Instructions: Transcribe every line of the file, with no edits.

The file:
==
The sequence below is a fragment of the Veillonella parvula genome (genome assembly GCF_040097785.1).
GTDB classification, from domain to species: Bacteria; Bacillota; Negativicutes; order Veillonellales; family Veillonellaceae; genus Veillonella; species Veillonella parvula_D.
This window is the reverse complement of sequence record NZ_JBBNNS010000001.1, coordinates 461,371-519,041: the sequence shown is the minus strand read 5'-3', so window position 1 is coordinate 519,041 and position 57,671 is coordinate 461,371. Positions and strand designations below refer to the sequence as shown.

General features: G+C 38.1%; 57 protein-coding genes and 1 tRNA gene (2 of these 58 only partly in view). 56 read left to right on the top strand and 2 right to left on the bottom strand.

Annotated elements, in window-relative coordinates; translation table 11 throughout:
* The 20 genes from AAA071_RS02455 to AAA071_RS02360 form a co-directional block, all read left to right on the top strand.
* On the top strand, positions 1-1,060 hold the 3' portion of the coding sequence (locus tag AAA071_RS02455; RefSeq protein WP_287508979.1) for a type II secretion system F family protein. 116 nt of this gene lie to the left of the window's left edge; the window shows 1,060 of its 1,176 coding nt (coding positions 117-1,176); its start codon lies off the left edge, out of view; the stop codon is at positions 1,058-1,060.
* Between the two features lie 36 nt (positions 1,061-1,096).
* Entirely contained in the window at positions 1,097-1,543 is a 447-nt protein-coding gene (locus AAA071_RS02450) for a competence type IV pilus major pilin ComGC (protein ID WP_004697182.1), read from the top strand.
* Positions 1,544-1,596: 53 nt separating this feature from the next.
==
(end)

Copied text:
The sequence below is a fragment of the Veillonella parvula genome (genome assembly GCF_040097785.1).
GTDB classification, from domain to species: Bacteria; Bacillota; Negativicutes; order Veillonellales; family Veillonellaceae; genus Veillonella; species Veillonella parvula_D.
This window is the reverse complement of sequence record NZ_JBBNNS010000001.1, coordinates 461,371-519,041: the sequence shown is the minus strand read 5'-3', so window position 1 is coordinate 519,041 and position 57,671 is coordinate 461,371. Positions and strand designations below refer to the sequence as shown.

General features: G+C 38.1%; 57 protein-coding genes and 1 tRNA gene (2 of these 58 only partly in view). 56 read left to right on the top strand and 2 right to left on the bottom strand.

Annotated elements, in window-relative coordinates; translation table 11 throughout:
* The 20 genes from AAA071_RS02455 to AAA071_RS02360 form a co-directional block, all read left to right on the top strand.
* On the top strand, positions 1-1,060 hold the 3' portion of the coding sequence (locus tag AAA071_RS02455; RefSeq protein WP_287508979.1) for a type II secretion system F family protein. 116 nt of this gene lie to the left of the window's left edge; the window shows 1,060 of its 1,176 coding nt (coding positions 117-1,176); its start codon lies off the left edge, out of view; the stop codon is at positions 1,058-1,060.
* Between the two features lie 36 nt (positions 1,061-1,096).
* Entirely contained in the window at positions 1,097-1,543 is a 447-nt protein-coding gene (locus AAA071_RS02450) for a competence type IV pilus major pilin ComGC (protein ID WP_004697182.1), read from the top strand.
* Positions 1,544-1,596: 53 nt separating this feature from the next.